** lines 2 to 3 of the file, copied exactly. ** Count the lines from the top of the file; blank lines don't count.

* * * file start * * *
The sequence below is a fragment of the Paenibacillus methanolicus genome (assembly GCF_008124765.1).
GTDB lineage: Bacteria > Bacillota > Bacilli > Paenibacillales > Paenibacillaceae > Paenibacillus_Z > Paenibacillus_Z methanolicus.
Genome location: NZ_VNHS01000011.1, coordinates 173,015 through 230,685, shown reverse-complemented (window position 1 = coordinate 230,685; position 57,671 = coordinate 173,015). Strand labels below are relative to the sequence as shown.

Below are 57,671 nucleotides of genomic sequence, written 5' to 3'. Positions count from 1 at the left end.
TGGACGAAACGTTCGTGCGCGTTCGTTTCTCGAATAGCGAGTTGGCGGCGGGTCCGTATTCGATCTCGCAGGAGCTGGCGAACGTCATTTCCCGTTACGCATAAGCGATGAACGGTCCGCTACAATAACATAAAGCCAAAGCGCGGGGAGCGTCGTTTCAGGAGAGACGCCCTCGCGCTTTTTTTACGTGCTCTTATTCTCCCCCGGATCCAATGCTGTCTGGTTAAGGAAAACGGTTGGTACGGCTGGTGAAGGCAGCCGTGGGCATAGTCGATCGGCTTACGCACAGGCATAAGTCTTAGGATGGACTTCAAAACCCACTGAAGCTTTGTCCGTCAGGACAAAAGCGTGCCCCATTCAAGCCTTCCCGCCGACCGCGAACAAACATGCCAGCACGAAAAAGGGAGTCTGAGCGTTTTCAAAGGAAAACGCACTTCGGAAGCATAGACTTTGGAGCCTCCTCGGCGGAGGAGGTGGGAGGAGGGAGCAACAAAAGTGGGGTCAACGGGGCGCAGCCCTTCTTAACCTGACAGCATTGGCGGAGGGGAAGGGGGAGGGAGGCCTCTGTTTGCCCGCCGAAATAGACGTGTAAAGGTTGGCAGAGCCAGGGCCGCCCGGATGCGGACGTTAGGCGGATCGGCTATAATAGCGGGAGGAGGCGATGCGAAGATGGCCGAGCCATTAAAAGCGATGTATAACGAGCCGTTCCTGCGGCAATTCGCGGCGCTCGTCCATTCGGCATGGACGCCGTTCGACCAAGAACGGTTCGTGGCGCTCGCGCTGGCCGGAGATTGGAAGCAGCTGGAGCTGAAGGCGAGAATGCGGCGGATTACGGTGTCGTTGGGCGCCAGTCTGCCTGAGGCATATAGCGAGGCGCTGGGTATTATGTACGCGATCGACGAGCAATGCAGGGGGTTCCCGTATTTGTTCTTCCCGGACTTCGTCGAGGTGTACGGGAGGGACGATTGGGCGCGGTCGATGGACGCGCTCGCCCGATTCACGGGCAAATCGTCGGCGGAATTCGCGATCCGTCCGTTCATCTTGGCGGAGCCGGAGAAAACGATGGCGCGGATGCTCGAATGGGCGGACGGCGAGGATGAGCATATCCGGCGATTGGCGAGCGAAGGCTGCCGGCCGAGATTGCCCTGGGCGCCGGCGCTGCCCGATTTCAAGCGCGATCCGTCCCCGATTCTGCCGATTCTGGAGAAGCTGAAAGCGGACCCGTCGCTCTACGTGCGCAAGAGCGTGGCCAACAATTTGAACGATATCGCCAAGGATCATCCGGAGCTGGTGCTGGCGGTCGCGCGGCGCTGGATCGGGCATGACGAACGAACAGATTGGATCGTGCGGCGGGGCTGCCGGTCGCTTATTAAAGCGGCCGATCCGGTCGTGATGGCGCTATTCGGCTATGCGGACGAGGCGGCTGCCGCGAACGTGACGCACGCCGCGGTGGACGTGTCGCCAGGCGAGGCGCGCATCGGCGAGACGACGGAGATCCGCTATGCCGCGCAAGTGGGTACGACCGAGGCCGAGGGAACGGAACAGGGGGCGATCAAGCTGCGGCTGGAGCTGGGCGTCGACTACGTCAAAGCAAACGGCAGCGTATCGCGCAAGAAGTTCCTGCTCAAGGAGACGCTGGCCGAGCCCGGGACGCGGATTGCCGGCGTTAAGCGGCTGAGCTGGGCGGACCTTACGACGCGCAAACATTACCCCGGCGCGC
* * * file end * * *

GTDB lineage: Bacteria > Bacillota > Bacilli > Paenibacillales > Paenibacillaceae > Paenibacillus_Z > Paenibacillus_Z methanolicus.
Genome location: NZ_VNHS01000011.1, coordinates 173,015 through 230,685, shown reverse-complemented (window position 1 = coordinate 230,685; position 57,671 = coordinate 173,015). Strand labels below are relative to the sequence as shown.